In the long term, Blackmore needs to generate returns of up to 16% per annum after all overheads and costs in order to successfully pay its investors income (the income needed to maintain a 20% advance commission and 7.9% per annum for an investor for three years). The risk of it failing is extremely high.

Question: What can investors do?

Answer: If you lend money to the company, and it stops returning it, there are only two options: 1) Write it off, forget about it and treat any return as an unexpected bonus 2) Consult a lawyer and run a high risk of throwing good money for bad. All other options are more stressful and less productive options 1) and 2).

Investors who have been advised by an FCA-regulated financial advisor to invest in Blackmore, or who have used the services of an FCA-regulated SIPP, can resort to the Financial Ombudsman and Financial Services Compensation Scheme.

If investors are unexpectedly contacted by people claiming they want to buy their investment in Blackmore, it is likely a scam.

Question: Why is the media so interesting?

Answer: Some small and unknown business (between, Blackmore raised its debt over £ 25 million), trying to pay its debts on time will usually have the “dog bite” story, which is very alike any other who borrowed or lent money for a small business loan.

However, Blackmore has generated media interest due to unfortunate parallels between it and London Capital Finance. Both companies paid a commission of c. 20% in Surge Financial. After LCF was closed by the FCA, Blackmore briefly replaced LCF on comparison sites owned by the Surge group of companies.

Blackmore is only suitable for wealthy and savvy investors who can swallow the inherent risks associated with lending their money and for whom it makes sense to lend a small portion of their money. over-the-counter small businesses. 

It is clear from Blackmore’s downgrading Trustpilot rating that a significant number of Blackmore investors were not really psychologically prepared for the imminent risk of default.

This is not surprising given that Blackmore used the same marketing channels as LCF, which has also been promoted to inexperienced investors.

Question: What does this mean for Blackmore’s attempt to raise money outside the UK?

Answer: In April 2019, Blackmore briefly closed for new business. When it reopened, it stopped accepting money from the UK. There is no legal prohibition on accepting investments from UK investors (although there are restrictions on the promotion of unregulated bonds).

In May, Blackmore opened an office in Dubai with plans to open new offices in Hong Kong and Tokyo.

The Emirates, Hong Kong and Japan have one thing in common; they don’t use the Latin alphabet, which means investors from those countries who search for Blackmore on Google are less likely to see negative ads in the UK.

How much investment Blackmore received from outside the UK is unknown, in part because he did not submit invoices on time.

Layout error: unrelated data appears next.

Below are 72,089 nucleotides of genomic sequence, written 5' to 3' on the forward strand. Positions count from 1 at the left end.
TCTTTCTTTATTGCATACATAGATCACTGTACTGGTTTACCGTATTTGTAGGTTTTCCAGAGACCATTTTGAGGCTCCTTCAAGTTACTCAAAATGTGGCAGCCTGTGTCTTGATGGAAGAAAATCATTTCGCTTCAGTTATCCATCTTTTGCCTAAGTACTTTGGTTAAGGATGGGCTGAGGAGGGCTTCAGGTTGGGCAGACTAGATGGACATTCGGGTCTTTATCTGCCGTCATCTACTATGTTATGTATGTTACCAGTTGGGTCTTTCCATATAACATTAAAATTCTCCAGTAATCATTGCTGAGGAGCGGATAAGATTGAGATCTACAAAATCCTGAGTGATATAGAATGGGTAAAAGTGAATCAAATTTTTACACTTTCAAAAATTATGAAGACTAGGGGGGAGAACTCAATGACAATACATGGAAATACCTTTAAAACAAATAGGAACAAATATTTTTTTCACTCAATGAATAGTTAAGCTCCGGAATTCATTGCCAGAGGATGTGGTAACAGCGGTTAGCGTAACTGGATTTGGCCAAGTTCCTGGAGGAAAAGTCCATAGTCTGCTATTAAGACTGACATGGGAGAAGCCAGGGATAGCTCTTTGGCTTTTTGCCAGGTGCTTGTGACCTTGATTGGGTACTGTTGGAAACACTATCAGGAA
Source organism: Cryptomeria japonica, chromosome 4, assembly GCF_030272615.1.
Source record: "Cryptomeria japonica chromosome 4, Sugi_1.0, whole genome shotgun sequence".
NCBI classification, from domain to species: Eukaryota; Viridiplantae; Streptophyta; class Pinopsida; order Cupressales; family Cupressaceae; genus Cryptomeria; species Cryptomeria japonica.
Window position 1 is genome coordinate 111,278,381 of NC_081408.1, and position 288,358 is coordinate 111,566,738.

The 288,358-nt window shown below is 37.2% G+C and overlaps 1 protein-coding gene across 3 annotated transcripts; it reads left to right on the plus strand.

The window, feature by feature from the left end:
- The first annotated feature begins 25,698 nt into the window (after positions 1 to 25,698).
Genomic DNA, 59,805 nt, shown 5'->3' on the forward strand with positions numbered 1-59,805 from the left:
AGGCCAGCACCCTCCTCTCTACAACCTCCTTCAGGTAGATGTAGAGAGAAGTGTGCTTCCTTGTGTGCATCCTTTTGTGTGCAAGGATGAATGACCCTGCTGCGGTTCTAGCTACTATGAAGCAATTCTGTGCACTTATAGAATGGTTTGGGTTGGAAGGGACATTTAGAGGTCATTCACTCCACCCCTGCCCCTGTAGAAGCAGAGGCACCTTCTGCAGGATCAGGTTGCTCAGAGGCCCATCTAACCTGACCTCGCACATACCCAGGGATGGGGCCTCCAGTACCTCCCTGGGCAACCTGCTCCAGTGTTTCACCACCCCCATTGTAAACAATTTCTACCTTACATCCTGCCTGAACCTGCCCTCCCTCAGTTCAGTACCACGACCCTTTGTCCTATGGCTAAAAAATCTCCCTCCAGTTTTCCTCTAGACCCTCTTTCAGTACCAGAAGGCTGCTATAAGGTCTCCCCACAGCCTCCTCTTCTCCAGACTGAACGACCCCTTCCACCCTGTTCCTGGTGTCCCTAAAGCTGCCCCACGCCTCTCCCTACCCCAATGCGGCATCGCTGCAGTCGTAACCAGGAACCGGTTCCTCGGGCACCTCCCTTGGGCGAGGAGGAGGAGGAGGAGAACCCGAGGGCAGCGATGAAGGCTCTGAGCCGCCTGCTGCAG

Some cons of investing in bonds 

Investing is very serious step in the world of business, and before making an investment you should study everything about the company you are going to work with. Below are some of the cons that every investor should be aware of:

  • A bond is an instrument that a bond issuer owes to its holders. This is a debt security for which the issuer is indebted to the holders and, depending on the terms of the bond, is obliged to pay interest to them and, possibly, pay the principal amount at a later date, which is called the maturity date.
  • Fixed rate bonds are subject to interest rate risk, which means that their market price will decline in value when the usually prevailing interest rates rise.
  • Bonds are also subject to various other risks such as callback and early redemption risk, credit risk, reinvestment risk, liquidity risk, event risk, exchange rate risk, volatility risk, inflation risk, sovereign risk and yield curve risk.
  • A company’s bondholders could lose most or all of their money if the company goes bankrupt. There is no guarantee how much money will be left to pay the bondholders.
  • Some bonds are subject to callback. This creates the risk of reinvestment, that is, the investor is forced to look for a new place for his money. As a consequence, the investor may not be able to find such a good deal, especially as this usually happens when interest rates fall.

The Blackmore bonds example can show you that in every moment the company you are working with can just stop paying you your interest rate and just collapse. That is why, you have to know everything and be enough experienced to create valuable strategies and follow them. 

Pained by financial indecision? Want to invest with Adam?

Financial Planner - Adam Fayed

Adam is an internationally recognised author on financial matters, with over 279.2 million answers views on Quora.com and a widely sold book on Amazon